We were delighted to work with such creative and outgoing musicians!"

February 12, 2012

The Sounds of New Orleans

Few cities can claim a musical history as prodigious as that of New Orleans. Widely regarded as the birthplace of jazz, New Orleans is a musical hotbed that has produced some of the greatest musicians in history, from past legends such as Louis Armstrong and Sidney Bechet to current stars such as Wynton Marsalis and Trombone Shorty. This Friday and Saturday, trumpeter and vocalist Byron Stripling and organist Bobby Floyd join Jeff Tyzik and the RPO to bring you a slice of the New Orleans sound.

Trumpeter and vocalist Byron Stripling (left) is currently artistic director of the Columbus Jazz Orchestra and leader of his own quartet. Stripling attended the Eastman School of Music and has performed with ensembles such as the Lionel Hampton Band, the Woody Herman Orchestra, the Count Basie Orchestra, the Lincoln Center Jazz Orchestra, and the Carnegie Hall Jazz Band, as well as with over 50 different symphony and pops orchestras.

Pianist and organist Bobby Floyd (right) has performed with artists such as Ray Charles, and his soulful sound has backed artists such as Chuck Mangione, Branford Marsalis, Roy Hargrove, Mavis Staples, Gerald Wilson, and Wycliffe Gordon.

Stripling and Floyd will join the RPO for a salute to the one and only Louis Armstrong, with selections including Bourbon Street Parade, What a Wonderful World, When the Saints Go Marchin' In, Saint James Infirmary, and Basin Street Blues. Click here or below to watch Armstrong perform Basin Street Blues:

The program also pays tribute to two other New Orleans-greats: rock and roll singer/pianist Fats Domino, and gospel singer Mahalia Jackson. Click below for video of Fats Domino performing I'm in Love Again, followed by Mahalia Jackson performing How I Got Over:

Friday, February 17 and Saturday, February 18 at 8:00 PM, Kodak Hall at Eastman Theatre. Tickets start at $15 ($10 student tickets) and are available online or by calling 454-2100.

February 6, 2012

Music for Your Valentine

Valentine’s Day is next Tuesday, which means that couples around the world will be celebrating love and its many-splendors. Everyone loves a good love song and regardless of genre, music has always had a unique capacity to express the passions and emotions associated with love. This Thursday and Saturday, bring your Valentine to Kodak Hall as Arild Remmereit leads the RPO in an evening of romantic works.

The program begins with Richard Strauss’ Don Juan, a tone poem based upon the legendary womanizer who ‘loves them and leaves them’ before coming to a fiendish end (click here for a full summary). The Don Juan legend has inspired countless works of art, literature, and music over the years, including the great Mozart opera, Don Giovanni. Strauss’ version is magnificent and wonderfully original, using soaring melodies to encapsulate the swagger, debauchery, and bravado of the lusty seducer.

Strauss (pictured left) composed Don Juan as a young man of 24; its international success and original, groundbreaking style cemented his place as a rising star of the composition world. Notorious for its technical difficulty (it’s an orchestra-audition-list staple), Don Juan is a virtuoso piece that will showcase the abilities of the RPO's world-class musicians to full effect.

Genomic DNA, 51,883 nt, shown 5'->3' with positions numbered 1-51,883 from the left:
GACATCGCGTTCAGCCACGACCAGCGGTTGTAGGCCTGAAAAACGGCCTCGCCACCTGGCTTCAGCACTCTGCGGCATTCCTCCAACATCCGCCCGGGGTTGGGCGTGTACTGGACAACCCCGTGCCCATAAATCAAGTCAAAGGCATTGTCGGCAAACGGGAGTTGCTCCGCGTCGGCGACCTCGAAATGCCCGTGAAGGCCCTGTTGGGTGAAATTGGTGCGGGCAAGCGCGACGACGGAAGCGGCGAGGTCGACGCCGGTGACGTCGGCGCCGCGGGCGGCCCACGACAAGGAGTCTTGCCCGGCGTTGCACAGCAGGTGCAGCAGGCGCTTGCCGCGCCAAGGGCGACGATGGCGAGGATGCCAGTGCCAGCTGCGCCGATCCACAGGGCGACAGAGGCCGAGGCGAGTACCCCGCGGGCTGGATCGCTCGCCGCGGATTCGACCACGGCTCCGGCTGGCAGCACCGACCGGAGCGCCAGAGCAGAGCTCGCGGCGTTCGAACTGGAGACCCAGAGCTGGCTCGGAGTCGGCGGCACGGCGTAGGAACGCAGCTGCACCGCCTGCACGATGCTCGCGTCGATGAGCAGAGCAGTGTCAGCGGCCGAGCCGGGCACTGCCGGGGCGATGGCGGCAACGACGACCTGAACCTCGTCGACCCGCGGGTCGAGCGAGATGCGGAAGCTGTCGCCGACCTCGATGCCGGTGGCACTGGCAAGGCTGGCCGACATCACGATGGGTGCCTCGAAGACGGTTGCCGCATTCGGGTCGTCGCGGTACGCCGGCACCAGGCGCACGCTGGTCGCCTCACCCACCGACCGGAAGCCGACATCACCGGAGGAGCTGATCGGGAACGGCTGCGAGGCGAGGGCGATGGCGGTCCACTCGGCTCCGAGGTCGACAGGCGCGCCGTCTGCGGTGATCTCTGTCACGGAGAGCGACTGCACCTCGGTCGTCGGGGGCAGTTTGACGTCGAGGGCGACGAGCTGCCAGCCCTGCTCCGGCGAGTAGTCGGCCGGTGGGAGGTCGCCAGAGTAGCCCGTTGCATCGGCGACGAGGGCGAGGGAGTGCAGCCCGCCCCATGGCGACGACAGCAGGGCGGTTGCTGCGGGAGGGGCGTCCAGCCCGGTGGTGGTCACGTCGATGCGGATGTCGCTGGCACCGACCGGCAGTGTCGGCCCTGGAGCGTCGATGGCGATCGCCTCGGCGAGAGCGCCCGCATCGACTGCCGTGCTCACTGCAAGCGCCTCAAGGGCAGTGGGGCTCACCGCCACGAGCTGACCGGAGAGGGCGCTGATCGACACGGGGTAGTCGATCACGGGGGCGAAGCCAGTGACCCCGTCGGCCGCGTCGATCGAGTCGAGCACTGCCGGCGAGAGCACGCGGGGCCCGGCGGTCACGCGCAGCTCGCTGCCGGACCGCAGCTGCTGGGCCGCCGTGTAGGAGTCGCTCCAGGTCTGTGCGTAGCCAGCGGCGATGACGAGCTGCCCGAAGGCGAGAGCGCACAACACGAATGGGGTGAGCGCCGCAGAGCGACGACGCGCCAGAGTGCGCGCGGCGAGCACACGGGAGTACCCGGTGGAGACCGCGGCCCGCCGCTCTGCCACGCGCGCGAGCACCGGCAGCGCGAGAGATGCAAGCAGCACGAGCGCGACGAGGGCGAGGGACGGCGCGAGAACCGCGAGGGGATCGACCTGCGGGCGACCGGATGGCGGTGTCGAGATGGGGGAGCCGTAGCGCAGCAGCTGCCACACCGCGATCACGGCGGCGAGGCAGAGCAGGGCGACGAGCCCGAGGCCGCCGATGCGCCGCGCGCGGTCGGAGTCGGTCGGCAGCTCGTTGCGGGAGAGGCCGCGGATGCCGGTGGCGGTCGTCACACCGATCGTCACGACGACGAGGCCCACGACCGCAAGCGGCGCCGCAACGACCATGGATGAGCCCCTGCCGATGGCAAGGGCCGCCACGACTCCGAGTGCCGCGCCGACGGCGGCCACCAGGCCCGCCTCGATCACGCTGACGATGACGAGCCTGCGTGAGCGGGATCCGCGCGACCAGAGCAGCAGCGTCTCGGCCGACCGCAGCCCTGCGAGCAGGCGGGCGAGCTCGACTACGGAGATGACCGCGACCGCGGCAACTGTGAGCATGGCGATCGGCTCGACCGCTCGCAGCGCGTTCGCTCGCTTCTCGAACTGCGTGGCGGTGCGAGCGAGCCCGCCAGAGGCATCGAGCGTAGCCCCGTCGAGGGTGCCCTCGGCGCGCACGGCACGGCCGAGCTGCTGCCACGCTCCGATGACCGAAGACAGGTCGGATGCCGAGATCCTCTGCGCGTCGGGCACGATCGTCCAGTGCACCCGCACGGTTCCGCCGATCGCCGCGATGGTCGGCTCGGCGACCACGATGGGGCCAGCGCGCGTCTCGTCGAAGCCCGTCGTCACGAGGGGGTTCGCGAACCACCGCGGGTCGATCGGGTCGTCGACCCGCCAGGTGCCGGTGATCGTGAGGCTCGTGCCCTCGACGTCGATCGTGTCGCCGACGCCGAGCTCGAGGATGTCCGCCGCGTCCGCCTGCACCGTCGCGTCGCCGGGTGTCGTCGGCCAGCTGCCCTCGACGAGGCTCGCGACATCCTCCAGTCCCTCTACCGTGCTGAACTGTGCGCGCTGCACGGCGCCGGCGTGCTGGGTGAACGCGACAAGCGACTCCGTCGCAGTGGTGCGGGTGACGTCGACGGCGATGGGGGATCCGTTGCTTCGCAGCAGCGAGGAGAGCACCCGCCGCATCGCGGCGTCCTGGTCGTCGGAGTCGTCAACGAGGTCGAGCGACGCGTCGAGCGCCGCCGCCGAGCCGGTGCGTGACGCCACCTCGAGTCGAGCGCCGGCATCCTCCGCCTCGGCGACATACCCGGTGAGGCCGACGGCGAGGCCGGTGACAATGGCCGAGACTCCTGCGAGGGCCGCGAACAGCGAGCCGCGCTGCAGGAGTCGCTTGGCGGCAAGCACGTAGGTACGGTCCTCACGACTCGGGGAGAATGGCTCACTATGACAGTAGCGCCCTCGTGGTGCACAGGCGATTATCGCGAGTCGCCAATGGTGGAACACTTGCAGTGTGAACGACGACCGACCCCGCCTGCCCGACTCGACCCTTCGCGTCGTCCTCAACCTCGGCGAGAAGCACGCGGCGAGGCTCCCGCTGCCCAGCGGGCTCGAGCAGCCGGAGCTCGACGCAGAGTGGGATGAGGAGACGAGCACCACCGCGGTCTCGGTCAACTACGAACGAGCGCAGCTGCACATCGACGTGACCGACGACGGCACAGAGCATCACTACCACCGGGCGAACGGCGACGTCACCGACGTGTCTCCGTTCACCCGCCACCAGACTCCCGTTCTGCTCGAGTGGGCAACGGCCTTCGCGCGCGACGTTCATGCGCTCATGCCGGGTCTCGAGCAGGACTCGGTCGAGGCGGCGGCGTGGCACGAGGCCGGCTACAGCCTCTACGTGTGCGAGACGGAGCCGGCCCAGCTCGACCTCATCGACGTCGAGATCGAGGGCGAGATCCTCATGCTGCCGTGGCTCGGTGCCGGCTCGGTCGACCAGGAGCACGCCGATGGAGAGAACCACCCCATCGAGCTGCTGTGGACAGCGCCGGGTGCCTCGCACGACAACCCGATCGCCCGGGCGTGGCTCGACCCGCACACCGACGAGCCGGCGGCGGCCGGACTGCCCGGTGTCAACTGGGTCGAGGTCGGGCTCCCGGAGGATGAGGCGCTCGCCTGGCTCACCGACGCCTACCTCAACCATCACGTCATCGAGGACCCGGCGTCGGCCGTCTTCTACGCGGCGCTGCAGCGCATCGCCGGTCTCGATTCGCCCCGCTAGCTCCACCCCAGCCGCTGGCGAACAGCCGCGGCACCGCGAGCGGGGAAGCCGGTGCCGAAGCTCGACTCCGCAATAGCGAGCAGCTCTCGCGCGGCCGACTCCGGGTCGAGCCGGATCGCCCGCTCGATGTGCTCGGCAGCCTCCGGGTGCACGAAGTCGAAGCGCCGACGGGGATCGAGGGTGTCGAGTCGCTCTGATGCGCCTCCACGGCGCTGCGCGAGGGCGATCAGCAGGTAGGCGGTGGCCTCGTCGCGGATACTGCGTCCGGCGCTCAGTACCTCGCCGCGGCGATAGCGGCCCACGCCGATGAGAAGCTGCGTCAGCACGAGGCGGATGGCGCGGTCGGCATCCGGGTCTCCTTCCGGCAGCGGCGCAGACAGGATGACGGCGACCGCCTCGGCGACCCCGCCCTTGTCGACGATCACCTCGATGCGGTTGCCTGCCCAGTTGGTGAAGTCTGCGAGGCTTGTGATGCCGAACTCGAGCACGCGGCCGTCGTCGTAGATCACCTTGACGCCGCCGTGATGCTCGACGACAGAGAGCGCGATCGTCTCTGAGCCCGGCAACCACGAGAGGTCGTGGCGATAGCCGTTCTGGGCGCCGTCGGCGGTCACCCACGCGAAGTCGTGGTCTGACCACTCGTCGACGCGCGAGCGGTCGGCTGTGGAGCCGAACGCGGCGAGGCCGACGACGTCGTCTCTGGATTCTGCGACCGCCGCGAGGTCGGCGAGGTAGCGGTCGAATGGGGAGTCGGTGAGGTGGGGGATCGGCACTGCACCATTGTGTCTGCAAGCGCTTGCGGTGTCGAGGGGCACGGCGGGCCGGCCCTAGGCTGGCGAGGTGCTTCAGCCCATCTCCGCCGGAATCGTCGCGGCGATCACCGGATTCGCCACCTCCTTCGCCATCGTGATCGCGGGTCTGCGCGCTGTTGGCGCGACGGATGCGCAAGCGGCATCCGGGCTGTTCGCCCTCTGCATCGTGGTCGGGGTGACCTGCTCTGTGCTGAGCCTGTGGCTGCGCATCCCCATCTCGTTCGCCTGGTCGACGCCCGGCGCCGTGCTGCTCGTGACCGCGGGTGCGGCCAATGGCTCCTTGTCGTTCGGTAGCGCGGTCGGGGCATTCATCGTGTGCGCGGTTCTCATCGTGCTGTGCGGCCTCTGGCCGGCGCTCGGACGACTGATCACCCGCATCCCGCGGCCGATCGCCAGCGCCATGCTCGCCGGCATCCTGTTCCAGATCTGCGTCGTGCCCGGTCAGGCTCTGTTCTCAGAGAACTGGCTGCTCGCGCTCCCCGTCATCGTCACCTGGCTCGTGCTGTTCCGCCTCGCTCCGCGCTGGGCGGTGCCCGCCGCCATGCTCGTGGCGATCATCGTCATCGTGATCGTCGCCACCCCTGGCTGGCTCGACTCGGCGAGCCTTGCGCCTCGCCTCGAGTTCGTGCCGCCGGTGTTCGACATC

The program also includes music from Strauss’ comic opera, Der Rosenkavalier (The Knight of the Rose). Composed 20 years after Don Juan, Der Rosenkavalier shrewdly examines the full spectrum of love; the plot celebrates the excitement and passion of love-at-first-sight, but also shows the repercussions involved when love grows cold. The RPO will be joined by sopranos Noelle McMurtry (as Sophie) and Rebecca Farley Witty (as Marschallin), and mezzo-soprano Laura Vlasak Nolen (as Octavian) for these performances.

Violinist Stefan Jackiw (right) will join the RPO as well, performing Bruch’s Scottish Fantasy. Scottish Fantasy is both Romantic and romantic, evoking the rugged beauty and exuberant spirit of Scotland. The piece is a fantasy on traditional Scottish folk melodies including Auld Rob Morris, Hey the Dusty Miller, I’m a’ doun for lack o’ Johnnie, and Scots wha hae. Click here or below for a preview, performed by Jascha Heifetz.

Valentine's Day is associated closely with roses, and this weekend's program will feature a rose of the musical variety in the form of contemporary composer Karen Tanaka's Rose Absolute. Read below for Tanaka’s introduction to this piece:
Rose Absolute was inspired by a perfume of the same name, created by the French perfumery Annick Goutal, located near the Place Vendôme in Paris. Rose Absolute is the most beautiful and pure rose of roses. The image of this composition, sounds and colors came to my mind instantly when I visited the shop and was handed a beautiful bottle of the perfume with a lovely scent of roses. The piece was written as a floral bouquet for a lover, as my personal, romantic present.”

Share these works with your Valentine, Thursday, February 9 at 7:30 pm or Saturday, February 11 at 8:00 pm in Kodak Hall at Eastman Theatre. Tickets start at $15 and can be purchased online or by calling 454-2100.